Waitara students’ high flying environmental research

Students from Waitara High School are carrying out cutting-edge research on a meadow with a difference.

Combining drone imagery with traditional scientific survey methods, they’re making an in-depth study of what is Taranaki’s largest seagrass meadow, at Orapa Reef just off the Waitara coast.

Records of all species, including this pāpaka matimati pango (iron crab), were recorded in CoastBlitz Waitara

Seagrass meadows are a vital marine ecosystem, providing nursery habitat for native fish including snapper and flounder, as well as a feeding ground for birds. They also help to improve water clarity and stabilise the seabed.

Working with the Taranaki Regional Council and Drone Technologies NZ, the students obtained quality baseline data of Orapa Reef.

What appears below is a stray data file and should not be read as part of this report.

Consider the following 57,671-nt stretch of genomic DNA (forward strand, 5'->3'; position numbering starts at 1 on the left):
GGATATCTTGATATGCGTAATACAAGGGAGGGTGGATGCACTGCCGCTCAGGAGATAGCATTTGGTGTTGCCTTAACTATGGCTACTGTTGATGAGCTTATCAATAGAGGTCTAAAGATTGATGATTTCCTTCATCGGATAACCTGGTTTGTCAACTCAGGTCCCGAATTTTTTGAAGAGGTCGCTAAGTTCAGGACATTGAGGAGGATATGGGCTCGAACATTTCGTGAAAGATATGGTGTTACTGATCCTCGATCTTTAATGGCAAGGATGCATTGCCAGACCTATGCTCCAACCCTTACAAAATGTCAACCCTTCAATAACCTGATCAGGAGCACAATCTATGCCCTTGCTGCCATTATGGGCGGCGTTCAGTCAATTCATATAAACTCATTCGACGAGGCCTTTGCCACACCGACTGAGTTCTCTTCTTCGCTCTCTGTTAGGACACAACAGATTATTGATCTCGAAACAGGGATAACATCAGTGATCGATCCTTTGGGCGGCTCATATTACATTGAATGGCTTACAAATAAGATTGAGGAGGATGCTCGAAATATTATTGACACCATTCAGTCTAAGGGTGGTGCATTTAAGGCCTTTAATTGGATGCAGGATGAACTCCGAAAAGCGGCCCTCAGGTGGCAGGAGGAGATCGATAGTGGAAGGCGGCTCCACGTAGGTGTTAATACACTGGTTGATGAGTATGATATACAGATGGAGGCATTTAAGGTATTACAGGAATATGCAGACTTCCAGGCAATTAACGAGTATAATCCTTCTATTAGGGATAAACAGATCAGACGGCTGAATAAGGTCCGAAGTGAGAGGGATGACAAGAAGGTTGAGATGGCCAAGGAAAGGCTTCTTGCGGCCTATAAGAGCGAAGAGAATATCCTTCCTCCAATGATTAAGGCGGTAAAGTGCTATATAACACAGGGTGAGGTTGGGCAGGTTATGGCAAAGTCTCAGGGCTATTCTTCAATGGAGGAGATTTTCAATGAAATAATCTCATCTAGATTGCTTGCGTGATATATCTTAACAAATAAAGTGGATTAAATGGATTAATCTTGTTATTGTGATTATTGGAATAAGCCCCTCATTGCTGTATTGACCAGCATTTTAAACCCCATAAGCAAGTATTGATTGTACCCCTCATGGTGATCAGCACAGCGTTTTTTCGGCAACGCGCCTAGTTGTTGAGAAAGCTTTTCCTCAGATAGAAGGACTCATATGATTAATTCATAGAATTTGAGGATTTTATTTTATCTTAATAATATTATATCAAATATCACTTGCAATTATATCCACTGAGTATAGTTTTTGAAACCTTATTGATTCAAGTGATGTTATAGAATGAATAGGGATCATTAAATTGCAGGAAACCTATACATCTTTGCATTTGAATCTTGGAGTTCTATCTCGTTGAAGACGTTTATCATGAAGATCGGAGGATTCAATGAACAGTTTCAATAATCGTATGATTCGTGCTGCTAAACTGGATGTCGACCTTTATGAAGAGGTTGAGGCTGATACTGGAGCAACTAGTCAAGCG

While students recorded the cover of different reef habitats on the ground, Ben Plummer from Drone Technologies NZ mapped seagrass from the air, providing impressive spatial coverage of the reef.

Healthy karepō on Orapa Reef

Year 9 students at Waitara High will now further investigate the significance of the reef by researching reef food webs and links between tikanga and ecology, working with local hapū and community champions.

Taranaki Regional Council education officer Emily Roberts says as well as giving students the benefit of practical learning, the project provides baseline data for future monitoring and will enable more informed decisions around protection of the valuable habitat.

The drone obtained excellent spatial coverage and high resolution footage

“The students are doing a great job,” she says.

“Seagrass is an incredible plant. It’s sensitive to sedimentation and slow to recover once damaged.

“As a community, we need look after it.”